S25 – Early Battles
In a fairly large battle from the opening days of Operation Barbarossa in 1941, 10 Russian squads must defend a village from an attack by 12 German squads. The Germans are supported by six tanks of various types, while the Russians have an infantry gun and two tanks, one of which is a nearly invincible KV-2.
S26 – Last Ally, Last Victory
The largest scenario in the game, and the only one to use all three mapboards at once, takes place in Hungary in 1944. A large German force counterattacks an equally large Russian force. The Russians have 16 squads and 9 tanks; the Germans have 15 squads and 8 tanks, including two of the super-heavy King Tigers.
S27 – Stand for New Zealand
A large force of elite German infantry engages New Zealand (British) defenders on Crete in 1941. The New Zealanders are supported by two captured Italian guns and two machinegun-equipped tankettes.
But, Is It Realistic?
Despite its reputation as being ultra-realistic, ASL (and, by extension, ASLSK) is much more of a game than a simulation. The ASL system does include a tremendous amount of historical detail, and playing the game has a great historical feel, but the system also includes many abstractions for the sake of playability.
The Armor rules offer a good level of technical realism: gun performance, armor protection, and the equipment and features of the various vehicles are all well-modelled. But the Armor system does suffer a bit because ASL and ASLSK are Infantry games first and foremost. The time and distance scales are more suited to infantry actions than tank actions, and the cluttered nature of the mapboards force opposing tanks to engage each other at unusually short ranges. Some post-war studies suggest that the majority of tank-vs-tank battles in WWII occurred at ranges in excess of 24 hexes, but the ASLSK #3 To Hit Chart does not support shots beyond a range of 24 hexes. Most shots against tanks during a scenario will occur at a range of 10-15 hexes or less.
Thus ASLSK #3 may disappoint someone who is looking for the ultimate simulation of WWII armored combat. But for everyone else ASLSK #3 offers a fine balance between playability, historical detail, and realism, in scenarios that are both exciting and challenging.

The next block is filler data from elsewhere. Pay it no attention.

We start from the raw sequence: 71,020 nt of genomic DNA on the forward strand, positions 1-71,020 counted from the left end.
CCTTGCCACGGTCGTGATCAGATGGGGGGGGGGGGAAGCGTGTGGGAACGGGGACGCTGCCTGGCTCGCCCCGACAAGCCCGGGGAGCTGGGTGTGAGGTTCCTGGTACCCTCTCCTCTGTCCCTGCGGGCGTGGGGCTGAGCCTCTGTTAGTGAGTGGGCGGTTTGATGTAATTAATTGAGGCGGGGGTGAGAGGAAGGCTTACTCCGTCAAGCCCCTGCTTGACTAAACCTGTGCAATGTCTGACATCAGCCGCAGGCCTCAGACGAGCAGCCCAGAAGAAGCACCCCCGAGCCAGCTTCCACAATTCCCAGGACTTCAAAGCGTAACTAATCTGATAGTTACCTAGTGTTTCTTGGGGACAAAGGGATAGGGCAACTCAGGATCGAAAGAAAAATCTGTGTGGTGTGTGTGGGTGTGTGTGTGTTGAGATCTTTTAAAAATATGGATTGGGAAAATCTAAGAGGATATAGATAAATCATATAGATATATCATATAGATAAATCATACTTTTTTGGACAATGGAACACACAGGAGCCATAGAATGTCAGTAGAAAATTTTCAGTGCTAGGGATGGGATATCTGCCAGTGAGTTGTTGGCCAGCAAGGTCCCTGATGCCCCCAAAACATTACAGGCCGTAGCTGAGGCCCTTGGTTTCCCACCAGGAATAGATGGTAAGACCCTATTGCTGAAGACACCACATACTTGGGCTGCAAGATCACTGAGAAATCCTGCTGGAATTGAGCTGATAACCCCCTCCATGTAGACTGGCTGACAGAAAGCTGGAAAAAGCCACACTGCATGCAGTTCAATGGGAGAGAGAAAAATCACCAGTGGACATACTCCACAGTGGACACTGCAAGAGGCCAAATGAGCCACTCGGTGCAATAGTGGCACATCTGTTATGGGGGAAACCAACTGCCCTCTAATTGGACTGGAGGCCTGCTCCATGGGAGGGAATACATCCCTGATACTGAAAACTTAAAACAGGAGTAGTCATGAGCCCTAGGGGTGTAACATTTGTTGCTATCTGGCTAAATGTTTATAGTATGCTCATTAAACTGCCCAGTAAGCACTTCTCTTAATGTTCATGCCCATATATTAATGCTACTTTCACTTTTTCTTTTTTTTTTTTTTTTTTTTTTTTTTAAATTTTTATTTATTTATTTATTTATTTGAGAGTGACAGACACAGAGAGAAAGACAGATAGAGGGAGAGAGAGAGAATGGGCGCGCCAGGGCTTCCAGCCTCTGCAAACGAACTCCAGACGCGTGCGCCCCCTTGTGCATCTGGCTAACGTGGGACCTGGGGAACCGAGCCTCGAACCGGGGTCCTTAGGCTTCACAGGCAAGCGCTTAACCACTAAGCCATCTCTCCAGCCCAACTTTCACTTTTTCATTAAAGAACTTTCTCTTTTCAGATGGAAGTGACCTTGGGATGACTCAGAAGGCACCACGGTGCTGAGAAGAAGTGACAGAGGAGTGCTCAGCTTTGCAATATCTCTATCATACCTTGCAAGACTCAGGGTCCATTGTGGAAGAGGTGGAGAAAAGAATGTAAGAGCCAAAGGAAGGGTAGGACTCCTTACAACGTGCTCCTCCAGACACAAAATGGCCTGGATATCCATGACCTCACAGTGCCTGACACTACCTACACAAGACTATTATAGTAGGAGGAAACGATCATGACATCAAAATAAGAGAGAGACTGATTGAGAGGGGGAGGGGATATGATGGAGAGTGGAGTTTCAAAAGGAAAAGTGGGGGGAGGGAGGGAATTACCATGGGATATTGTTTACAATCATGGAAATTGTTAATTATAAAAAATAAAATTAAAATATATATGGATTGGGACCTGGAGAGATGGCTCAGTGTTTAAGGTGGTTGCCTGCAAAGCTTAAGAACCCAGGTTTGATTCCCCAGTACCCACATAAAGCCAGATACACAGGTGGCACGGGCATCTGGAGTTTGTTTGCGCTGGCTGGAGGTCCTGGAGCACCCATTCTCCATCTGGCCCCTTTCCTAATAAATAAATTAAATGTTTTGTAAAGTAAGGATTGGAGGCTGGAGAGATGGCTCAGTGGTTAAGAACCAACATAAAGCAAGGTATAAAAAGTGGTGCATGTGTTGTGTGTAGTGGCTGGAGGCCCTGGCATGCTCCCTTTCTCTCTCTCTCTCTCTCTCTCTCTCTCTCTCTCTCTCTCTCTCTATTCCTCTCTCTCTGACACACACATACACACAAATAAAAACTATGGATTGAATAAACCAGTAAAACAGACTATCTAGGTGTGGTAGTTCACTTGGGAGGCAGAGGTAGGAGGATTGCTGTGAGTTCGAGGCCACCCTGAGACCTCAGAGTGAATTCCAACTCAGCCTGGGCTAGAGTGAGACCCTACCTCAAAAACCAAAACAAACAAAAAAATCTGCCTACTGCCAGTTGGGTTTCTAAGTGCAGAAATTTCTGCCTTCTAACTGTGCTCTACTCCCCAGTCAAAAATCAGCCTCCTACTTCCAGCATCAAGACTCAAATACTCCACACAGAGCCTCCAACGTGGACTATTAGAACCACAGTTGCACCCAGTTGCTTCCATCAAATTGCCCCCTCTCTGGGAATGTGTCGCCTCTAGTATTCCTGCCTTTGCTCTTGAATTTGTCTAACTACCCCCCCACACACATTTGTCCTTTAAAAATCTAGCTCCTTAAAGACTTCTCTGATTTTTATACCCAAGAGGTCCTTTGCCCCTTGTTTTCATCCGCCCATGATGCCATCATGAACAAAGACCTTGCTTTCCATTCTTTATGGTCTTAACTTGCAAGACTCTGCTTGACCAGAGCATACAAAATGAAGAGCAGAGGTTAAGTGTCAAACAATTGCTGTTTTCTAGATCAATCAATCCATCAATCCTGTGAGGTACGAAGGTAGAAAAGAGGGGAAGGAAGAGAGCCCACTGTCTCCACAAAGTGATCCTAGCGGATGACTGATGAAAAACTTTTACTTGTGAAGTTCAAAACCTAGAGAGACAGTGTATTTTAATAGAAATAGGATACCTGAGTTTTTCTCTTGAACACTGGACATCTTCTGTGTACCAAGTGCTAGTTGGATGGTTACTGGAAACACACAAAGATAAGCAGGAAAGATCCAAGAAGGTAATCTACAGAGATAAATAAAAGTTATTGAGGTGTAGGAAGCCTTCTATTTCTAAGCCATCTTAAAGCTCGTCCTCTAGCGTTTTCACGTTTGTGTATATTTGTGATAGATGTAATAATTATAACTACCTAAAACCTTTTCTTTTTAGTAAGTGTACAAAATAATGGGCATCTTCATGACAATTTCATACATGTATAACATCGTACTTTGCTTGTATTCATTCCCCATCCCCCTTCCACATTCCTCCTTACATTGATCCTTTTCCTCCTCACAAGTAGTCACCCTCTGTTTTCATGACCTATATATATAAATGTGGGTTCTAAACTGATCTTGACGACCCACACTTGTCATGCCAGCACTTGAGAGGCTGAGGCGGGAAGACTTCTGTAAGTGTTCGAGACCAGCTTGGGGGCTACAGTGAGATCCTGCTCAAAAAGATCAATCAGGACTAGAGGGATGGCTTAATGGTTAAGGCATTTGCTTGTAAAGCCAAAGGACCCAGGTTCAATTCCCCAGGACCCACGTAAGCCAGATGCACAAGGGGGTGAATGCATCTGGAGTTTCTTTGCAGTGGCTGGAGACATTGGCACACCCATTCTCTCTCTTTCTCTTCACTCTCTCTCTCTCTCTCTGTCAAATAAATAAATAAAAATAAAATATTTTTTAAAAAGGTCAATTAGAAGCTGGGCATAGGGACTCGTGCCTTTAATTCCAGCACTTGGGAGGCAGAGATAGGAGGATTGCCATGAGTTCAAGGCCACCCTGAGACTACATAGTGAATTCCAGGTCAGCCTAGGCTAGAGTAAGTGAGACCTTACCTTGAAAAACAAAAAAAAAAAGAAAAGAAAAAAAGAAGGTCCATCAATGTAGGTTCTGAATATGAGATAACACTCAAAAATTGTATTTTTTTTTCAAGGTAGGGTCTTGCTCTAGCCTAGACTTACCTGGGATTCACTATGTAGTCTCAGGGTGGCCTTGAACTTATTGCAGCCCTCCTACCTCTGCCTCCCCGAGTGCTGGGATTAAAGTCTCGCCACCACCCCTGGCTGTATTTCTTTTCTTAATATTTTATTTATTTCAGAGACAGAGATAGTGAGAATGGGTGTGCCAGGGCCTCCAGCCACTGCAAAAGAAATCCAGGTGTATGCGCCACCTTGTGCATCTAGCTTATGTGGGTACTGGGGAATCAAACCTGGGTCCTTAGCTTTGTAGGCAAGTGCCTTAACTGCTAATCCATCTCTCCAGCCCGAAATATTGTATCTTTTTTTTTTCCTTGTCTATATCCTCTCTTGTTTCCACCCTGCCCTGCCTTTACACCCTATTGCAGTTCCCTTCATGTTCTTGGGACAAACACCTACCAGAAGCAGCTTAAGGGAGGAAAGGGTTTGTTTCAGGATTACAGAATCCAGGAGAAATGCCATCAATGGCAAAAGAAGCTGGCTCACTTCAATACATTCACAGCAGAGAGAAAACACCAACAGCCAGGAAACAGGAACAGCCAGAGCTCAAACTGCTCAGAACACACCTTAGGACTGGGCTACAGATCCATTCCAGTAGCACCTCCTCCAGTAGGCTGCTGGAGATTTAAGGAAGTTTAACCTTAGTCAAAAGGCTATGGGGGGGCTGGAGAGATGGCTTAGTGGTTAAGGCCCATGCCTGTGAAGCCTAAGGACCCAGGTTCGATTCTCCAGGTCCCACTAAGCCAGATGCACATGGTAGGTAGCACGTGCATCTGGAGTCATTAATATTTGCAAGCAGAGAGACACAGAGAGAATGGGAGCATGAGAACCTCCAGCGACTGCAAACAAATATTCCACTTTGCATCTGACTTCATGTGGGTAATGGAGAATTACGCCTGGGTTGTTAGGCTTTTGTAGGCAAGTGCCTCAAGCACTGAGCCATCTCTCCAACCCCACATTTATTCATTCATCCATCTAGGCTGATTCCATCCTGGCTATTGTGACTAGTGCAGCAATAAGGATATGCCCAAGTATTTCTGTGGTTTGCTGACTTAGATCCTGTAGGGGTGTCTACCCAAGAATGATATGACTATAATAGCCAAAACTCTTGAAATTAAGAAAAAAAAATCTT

As the third child of ASL, ASLSK #3 and its two siblings form a basic, affordable WWII tactical gaming system with much of the appeal of ASL, while also serving as a fine introduction to the parent game.
Who Should Buy It?
Perhaps the most fundamental and perplexing question concerning ASLSK #3 is: Who is it for? Here are my thoughts and recommendations concerning potential purchasers of ASLSK #3 and their different circumstances.
* Players who are seeking to learn to play ASL
People who want to learn to play ASL should not start with ASLSK #3. Yes, it is a complete game... but there are a lot of rules, a lot of counters, and, most significantly, the ASLSK #3 scenarios are more complex than those in the earlier Starter Kits. Most players who are new to ASL will be much happier starting off with ASLSK #1 or ASLSK #2. The only exception to this might be the next group:
* Experienced wargamers who are curious about ASL
If you are an experienced wargamer who is used to working with complex rules, and especially if you've played other complex tactical wargames, then you can probably skip the first two Starter Kits and go right to ASLSK #3. ASLSK #3 is an easy and inexpensive way to try out ASL for anyone who is willing to learn the complex rules set all at once. The list price of $34 is an exceptional price for a complete version of basic ASL, when compared to the $185 that is the entry cost for full ASL (ASL Rulebook & Beyond Valor).
* ASLSK #1 & ASLSK #2 owners who have no interest in moving to ASL
If you are an ASLSK player who does not plan to step up to full ASL, then ASLSK #3 is practically a must-buy item... even if you are not particularly interested in tanks. Not only do you get more mapboards, more counters, and the most complete and accurate ASLSK rulebook available, but having a complete set of all three Starter Kits means you can play any ASLSK scenario. You'll avoid the frustration of, for example, getting a great-looking infantry scenario from a magazine or an add-on scenario pack, only to discover that you can't play it because it uses a mapboard from ASLSK #3.
* ASLSK #1 & ASLSK #2 owners who are planning to move to ASL
It's difficult to give a definite recommendation to this group. Learning the full ASL Armor rules is only slightly more difficult than learning the ASLSK #3 Armor rules; they are that similar. If you've already made the decision to move to ASL at some point, why waste time and money on ASLSK #3? Why not just go right on to ASL?
On the other hand, moving up to ASL doesn't just involve learning the ASL Armor rules. You will also have to learn all of the Infantry and Gun rules that were left out of the first two Starter Kits, as well as all of the special ASL rules that the Starter Kits don't even hint at (Snipers, Heat of Battle, etc.) So maybe it's better to get ASLSK #3 and learn the Armor rules now, without the added burden of learning all of the other full ASL rules at the same time, and then move to ASL later. When you have mastered all three Starter Kits, the move to ASL will be relatively easy.
I think either path will work, so it comes down to one's personal preference. If you skip ASLSK #3, you'll get to ASL faster and with less expense, but the transition might be a bit harder. If you get ASLSK #3 first, the journey to ASL will be a little slower and a little more expensive, but somewhat easier overall. It's your choice.
In the interests of full disclosure, I should note that I played a small role in the preparation of this game. I was one of the volunteers who helped to proofread the rulebook, and received credit for this in the Historical Notes booklet.
Davide Banchini c/o SELED
Very interesting and well written, thanks.
Combat Commander Archivist
Move! Advance! Fire! Rout! Recover! Artillery Denied! Artillery Request! Command Confusion...say what?!